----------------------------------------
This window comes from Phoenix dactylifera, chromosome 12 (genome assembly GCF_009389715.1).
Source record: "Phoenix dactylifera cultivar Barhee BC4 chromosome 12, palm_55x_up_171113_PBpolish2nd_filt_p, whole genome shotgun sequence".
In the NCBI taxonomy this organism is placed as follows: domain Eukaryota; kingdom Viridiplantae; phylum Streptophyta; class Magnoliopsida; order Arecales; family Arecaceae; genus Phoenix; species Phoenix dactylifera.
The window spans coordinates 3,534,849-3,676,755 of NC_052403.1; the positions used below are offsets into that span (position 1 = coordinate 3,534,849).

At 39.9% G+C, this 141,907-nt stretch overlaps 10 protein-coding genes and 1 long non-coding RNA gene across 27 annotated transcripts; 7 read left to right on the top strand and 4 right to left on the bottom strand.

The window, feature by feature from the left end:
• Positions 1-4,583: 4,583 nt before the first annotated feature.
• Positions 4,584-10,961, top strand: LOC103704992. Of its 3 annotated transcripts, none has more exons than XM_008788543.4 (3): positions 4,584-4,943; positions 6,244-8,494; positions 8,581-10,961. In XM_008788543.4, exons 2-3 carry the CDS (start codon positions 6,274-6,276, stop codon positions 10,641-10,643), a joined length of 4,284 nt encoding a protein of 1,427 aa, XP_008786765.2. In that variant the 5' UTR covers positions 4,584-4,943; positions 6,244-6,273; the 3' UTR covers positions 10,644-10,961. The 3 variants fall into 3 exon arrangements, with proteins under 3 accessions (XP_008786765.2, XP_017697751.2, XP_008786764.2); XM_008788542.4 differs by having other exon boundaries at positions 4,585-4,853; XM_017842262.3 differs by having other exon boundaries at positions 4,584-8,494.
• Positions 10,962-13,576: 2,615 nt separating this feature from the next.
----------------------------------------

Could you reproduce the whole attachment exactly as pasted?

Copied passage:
This window comes from Phoenix dactylifera, chromosome 12 (genome assembly GCF_009389715.1).
Source record: "Phoenix dactylifera cultivar Barhee BC4 chromosome 12, palm_55x_up_171113_PBpolish2nd_filt_p, whole genome shotgun sequence".
In the NCBI taxonomy this organism is placed as follows: domain Eukaryota; kingdom Viridiplantae; phylum Streptophyta; class Magnoliopsida; order Arecales; family Arecaceae; genus Phoenix; species Phoenix dactylifera.
The window spans coordinates 3,534,849-3,676,755 of NC_052403.1; the positions used below are offsets into that span (position 1 = coordinate 3,534,849).

At 39.9% G+C, this 141,907-nt stretch overlaps 10 protein-coding genes and 1 long non-coding RNA gene across 27 annotated transcripts; 7 read left to right on the top strand and 4 right to left on the bottom strand.

The window, feature by feature from the left end:
• Positions 1-4,583: 4,583 nt before the first annotated feature.
• Positions 4,584-10,961, top strand: LOC103704992. Of its 3 annotated transcripts, none has more exons than XM_008788543.4 (3): positions 4,584-4,943; positions 6,244-8,494; positions 8,581-10,961. In XM_008788543.4, exons 2-3 carry the CDS (start codon positions 6,274-6,276, stop codon positions 10,641-10,643), a joined length of 4,284 nt encoding a protein of 1,427 aa, XP_008786765.2. In that variant the 5' UTR covers positions 4,584-4,943; positions 6,244-6,273; the 3' UTR covers positions 10,644-10,961. The 3 variants fall into 3 exon arrangements, with proteins under 3 accessions (XP_008786765.2, XP_017697751.2, XP_008786764.2); XM_008788542.4 differs by having other exon boundaries at positions 4,585-4,853; XM_017842262.3 differs by having other exon boundaries at positions 4,584-8,494.
• Positions 10,962-13,576: 2,615 nt separating this feature from the next.